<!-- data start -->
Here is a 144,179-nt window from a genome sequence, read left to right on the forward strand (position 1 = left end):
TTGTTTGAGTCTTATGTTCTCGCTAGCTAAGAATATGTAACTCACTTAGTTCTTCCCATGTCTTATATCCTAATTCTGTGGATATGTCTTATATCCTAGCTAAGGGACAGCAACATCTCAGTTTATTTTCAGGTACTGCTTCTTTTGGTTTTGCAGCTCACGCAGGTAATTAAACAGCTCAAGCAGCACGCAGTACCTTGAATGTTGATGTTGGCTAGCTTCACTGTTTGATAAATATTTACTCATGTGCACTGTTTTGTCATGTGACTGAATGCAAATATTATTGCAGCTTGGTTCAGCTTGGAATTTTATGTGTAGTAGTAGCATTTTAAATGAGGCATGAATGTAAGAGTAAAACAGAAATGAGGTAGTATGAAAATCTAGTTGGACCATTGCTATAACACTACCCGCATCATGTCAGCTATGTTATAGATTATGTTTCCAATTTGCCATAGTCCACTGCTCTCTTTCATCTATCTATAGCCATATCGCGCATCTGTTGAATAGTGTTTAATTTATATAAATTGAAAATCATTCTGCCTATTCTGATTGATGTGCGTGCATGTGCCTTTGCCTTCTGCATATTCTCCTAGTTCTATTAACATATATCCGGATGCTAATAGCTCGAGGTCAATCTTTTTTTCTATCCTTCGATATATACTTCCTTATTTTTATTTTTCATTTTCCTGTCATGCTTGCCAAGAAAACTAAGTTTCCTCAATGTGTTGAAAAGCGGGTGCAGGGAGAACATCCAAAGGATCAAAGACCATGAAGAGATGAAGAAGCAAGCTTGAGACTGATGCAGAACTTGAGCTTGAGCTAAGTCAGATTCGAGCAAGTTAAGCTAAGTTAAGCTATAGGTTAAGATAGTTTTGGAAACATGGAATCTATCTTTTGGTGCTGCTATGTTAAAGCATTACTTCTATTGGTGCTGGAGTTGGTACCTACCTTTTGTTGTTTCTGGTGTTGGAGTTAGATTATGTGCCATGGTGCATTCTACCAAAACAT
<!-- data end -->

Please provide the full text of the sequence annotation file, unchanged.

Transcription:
Here is a 144,179-nt window from a genome sequence, read left to right on the forward strand (position 1 = left end):
TTGTTTGAGTCTTATGTTCTCGCTAGCTAAGAATATGTAACTCACTTAGTTCTTCCCATGTCTTATATCCTAATTCTGTGGATATGTCTTATATCCTAGCTAAGGGACAGCAACATCTCAGTTTATTTTCAGGTACTGCTTCTTTTGGTTTTGCAGCTCACGCAGGTAATTAAACAGCTCAAGCAGCACGCAGTACCTTGAATGTTGATGTTGGCTAGCTTCACTGTTTGATAAATATTTACTCATGTGCACTGTTTTGTCATGTGACTGAATGCAAATATTATTGCAGCTTGGTTCAGCTTGGAATTTTATGTGTAGTAGTAGCATTTTAAATGAGGCATGAATGTAAGAGTAAAACAGAAATGAGGTAGTATGAAAATCTAGTTGGACCATTGCTATAACACTACCCGCATCATGTCAGCTATGTTATAGATTATGTTTCCAATTTGCCATAGTCCACTGCTCTCTTTCATCTATCTATAGCCATATCGCGCATCTGTTGAATAGTGTTTAATTTATATAAATTGAAAATCATTCTGCCTATTCTGATTGATGTGCGTGCATGTGCCTTTGCCTTCTGCATATTCTCCTAGTTCTATTAACATATATCCGGATGCTAATAGCTCGAGGTCAATCTTTTTTTCTATCCTTCGATATATACTTCCTTATTTTTATTTTTCATTTTCCTGTCATGCTTGCCAAGAAAACTAAGTTTCCTCAATGTGTTGAAAAGCGGGTGCAGGGAGAACATCCAAAGGATCAAAGACCATGAAGAGATGAAGAAGCAAGCTTGAGACTGATGCAGAACTTGAGCTTGAGCTAAGTCAGATTCGAGCAAGTTAAGCTAAGTTAAGCTATAGGTTAAGATAGTTTTGGAAACATGGAATCTATCTTTTGGTGCTGCTATGTTAAAGCATTACTTCTATTGGTGCTGGAGTTGGTACCTACCTTTTGTTGTTTCTGGTGTTGGAGTTAGATTATGTGCCATGGTGCATTCTACCAAAACAT